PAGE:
Figure \(\PageIndex{1}\): Given information.

    Analysis:

    Strategy \(\rightarrow\) Since we are concerned about velocity of an accelerating object and about the time needed to run out of the mass of fuel and oxidizer, let's try using mass and linear momentum.
    System \(\rightarrow\) Take an open, non-deforming system which includes the rocket with mass crossing the boundary at the exhaust.
    Property to count \(\rightarrow\) As stated above, try mass and linear momentum.
    Time interval \(\rightarrow\) Start with rate form and then see what's needed.

    System consisting of the rocket, with nose pointing up. Mass exits system through the rocket tail, as indicated by an arrow pointing downwards across the system boundary.

    Figure \(\PageIndex{2}\): Choice of system and direction of mass flow across boundary.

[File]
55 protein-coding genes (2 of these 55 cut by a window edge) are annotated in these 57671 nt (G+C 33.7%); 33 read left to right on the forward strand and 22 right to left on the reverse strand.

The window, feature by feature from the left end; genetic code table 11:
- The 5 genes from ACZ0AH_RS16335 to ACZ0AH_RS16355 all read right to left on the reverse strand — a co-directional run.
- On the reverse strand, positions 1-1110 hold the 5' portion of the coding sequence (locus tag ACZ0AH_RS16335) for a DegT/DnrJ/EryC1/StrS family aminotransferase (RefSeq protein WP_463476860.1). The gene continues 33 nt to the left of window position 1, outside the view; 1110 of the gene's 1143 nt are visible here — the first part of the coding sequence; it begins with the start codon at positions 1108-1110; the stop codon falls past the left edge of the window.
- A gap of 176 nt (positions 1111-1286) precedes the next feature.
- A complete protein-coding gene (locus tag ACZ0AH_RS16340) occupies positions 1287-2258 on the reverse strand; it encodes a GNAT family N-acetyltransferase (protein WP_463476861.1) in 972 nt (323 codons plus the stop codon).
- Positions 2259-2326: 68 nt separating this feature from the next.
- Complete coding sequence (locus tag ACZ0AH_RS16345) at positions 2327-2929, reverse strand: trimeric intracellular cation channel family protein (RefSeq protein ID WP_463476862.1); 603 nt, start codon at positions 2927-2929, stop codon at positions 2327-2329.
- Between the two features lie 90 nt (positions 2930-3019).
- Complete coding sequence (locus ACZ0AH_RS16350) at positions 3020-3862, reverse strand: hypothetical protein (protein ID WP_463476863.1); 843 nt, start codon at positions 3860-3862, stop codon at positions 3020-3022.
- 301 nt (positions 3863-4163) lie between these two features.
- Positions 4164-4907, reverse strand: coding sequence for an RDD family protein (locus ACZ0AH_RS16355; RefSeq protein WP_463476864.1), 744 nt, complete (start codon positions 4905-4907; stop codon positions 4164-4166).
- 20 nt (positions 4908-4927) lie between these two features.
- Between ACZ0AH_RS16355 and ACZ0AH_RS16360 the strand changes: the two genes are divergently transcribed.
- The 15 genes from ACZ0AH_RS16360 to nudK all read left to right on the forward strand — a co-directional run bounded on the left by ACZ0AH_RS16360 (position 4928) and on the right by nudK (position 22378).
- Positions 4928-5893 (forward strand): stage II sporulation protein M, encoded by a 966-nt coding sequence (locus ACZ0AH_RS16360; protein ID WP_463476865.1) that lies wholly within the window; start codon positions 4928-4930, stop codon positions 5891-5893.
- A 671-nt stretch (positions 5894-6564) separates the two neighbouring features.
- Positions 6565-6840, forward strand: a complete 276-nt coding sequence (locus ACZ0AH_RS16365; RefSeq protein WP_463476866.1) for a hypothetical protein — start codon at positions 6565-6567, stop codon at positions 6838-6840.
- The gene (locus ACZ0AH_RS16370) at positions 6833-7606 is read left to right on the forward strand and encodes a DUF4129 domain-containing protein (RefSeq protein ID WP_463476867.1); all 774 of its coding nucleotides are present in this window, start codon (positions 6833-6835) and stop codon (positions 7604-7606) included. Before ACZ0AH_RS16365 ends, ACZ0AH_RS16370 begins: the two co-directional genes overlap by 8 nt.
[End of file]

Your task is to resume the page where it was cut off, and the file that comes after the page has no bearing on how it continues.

For the system above, the mass flows out of the bottom of the rocket as indicated by the arrow. To solve part (a), write the conservation of mass for the system; then by integrating with time, we have: \[\begin{align*} \frac{d m_{\text{sys}}}{dt} = -\dot{m}_{e} \quad & \rightarrow \quad \int\limits_{t_{1}}^{t_{2}} \left(\frac{d m_{\text{sys}}}{dt}\right) dt = \int\limits_{t_{1}}^{t_{2}} \left(-\dot{m}_{e}\right) dt \quad \rightarrow \quad m - m_{o} = -\dot{m}_{e} t \\ m = m_{o} - \dot{m}_{e} t \quad & \rightarrow \quad m=(500,000 \mathrm{~kg}) - \left( 2300 \ \frac{\mathrm{kg}}{\mathrm{s}}\right) t \end{align*} \nonumber \]

    Notice that the mass flow rate is calculated with respect to the rocket exhaust. At burnout, the mass of the system equals just the mass of the empty rocket: \[t_{\text {burnout}} = \frac{(500,000 \mathrm{~kg} - 100,000 \mathrm{~kg})}{\left(2300 \ \dfrac{\mathrm{kg}}{\mathrm{s}}\right)} = 173.9 \text { seconds } \nonumber \]